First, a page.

“Then my life got upheaved again.” In 1994 the two moved to Eagle Nest, a tiny village on the shores of Eagle Nest Lake in northern New Mexico’s Moreno Valley.  The breathtaking beauty of the place, including the land they were able to purchase, was too good to pass up.  McDermott envisioned long days spent in tranquil contemplation of the beauty of her new surroundings.  “I didn’t plan to do anything,” she said.  “I certainly didn’t expect to build my house.  But then the contractor reneged at the last minute because we were building an outrageous house made out of dirt.”

Reluctantly at first, McDermott took on the project.  Soon the two-foot-thick walls were going up.

McDermott was hands-on at every step.  “I did a lot. I laid all the brick, put in all the tile work, hung beams and did earth work (I did have help along the way…it’s a long story, and this is supposed to be about me and my art!)”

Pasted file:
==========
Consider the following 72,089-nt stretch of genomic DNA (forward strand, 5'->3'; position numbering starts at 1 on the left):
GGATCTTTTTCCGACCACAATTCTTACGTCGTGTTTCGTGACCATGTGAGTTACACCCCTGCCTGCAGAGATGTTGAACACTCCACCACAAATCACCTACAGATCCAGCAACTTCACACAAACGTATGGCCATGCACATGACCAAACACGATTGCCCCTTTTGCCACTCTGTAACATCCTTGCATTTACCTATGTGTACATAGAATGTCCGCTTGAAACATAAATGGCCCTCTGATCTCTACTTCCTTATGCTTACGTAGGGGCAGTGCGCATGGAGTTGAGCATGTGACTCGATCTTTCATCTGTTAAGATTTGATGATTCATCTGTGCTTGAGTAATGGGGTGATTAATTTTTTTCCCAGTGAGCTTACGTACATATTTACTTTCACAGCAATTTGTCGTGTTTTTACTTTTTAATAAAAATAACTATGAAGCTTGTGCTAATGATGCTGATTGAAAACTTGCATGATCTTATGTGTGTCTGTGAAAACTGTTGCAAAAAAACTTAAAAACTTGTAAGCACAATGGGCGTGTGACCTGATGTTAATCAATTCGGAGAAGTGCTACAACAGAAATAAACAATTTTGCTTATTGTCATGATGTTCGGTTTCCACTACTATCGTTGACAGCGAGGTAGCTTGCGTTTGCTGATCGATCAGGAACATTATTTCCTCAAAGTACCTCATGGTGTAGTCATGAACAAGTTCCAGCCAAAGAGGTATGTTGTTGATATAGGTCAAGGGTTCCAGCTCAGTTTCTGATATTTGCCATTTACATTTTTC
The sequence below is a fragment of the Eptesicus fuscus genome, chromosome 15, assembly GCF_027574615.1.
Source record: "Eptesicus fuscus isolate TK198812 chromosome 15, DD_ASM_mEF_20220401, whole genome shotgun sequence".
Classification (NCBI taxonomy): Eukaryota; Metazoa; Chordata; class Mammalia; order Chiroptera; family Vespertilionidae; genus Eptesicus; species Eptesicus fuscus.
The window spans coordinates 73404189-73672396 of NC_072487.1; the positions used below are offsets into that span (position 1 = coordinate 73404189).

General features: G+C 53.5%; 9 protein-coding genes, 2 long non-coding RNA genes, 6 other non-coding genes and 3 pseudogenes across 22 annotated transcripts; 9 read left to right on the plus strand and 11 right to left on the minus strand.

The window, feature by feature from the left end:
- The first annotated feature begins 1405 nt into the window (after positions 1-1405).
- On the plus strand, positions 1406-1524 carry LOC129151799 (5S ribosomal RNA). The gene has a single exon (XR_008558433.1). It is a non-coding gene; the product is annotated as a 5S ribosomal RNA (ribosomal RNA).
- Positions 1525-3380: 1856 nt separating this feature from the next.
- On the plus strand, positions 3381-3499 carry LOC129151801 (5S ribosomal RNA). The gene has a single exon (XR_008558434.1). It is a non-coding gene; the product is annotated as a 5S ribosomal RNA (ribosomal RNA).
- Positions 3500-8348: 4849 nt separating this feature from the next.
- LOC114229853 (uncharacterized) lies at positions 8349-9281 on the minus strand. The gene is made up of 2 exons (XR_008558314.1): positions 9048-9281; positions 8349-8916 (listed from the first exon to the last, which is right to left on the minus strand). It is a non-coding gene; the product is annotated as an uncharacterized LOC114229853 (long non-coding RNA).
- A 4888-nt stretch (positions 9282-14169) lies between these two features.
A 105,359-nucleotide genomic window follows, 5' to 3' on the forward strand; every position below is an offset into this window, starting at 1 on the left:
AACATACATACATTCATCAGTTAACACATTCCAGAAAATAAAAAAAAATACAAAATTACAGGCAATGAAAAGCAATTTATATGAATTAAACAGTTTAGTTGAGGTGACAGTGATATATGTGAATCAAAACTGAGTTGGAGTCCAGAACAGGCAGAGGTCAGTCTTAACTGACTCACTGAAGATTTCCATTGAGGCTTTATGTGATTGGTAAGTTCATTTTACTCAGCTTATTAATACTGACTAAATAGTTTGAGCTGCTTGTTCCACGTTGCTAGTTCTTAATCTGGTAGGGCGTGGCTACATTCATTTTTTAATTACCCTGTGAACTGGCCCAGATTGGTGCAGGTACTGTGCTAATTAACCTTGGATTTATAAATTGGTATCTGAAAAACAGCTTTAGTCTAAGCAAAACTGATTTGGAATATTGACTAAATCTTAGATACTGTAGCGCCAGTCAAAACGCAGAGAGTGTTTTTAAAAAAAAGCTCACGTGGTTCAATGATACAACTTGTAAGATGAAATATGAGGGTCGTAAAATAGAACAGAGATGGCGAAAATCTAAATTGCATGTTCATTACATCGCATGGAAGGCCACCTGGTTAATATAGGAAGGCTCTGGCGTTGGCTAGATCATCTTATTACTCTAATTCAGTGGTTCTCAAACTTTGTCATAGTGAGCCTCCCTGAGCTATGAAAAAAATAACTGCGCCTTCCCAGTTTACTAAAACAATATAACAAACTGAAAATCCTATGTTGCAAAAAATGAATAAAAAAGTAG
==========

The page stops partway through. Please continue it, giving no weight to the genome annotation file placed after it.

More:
In the end, it took two years to build the house.  “When it was done, I slept,” she laughed.

“But then I went to the post office one day and there was this flyer on the wall.  I could have missed it, but it reached out and grabbed me.  It was for a watercolor thing in Eagle Nest – a workshop.  I yanked it off the wall and I signed up.” Because she had never worked in watercolors, she didn’t know what to expect.  When her teacher left her a note following the first class, McDermott anticipated the worst.  “I thought, she’s going to tell me not to give up my day job.”

In fact her teacher remarked on McDermott’s obvious talent.  “You could sell your work if you want,” she said.

That was all McDermott needed to hear.

“I talked to John, and we agreed we would set aside space in the house.  And he would give me three years to prove myself. And then I started painting.” Six months later she sold her first painting.  “One year later I got my first award.” Within three years, she said, “I was not only paying for my supplies, I was making a profit.”

These days McDermott is busy in her Eagle Nest, New Mexico, studio where she produces her award-winning art.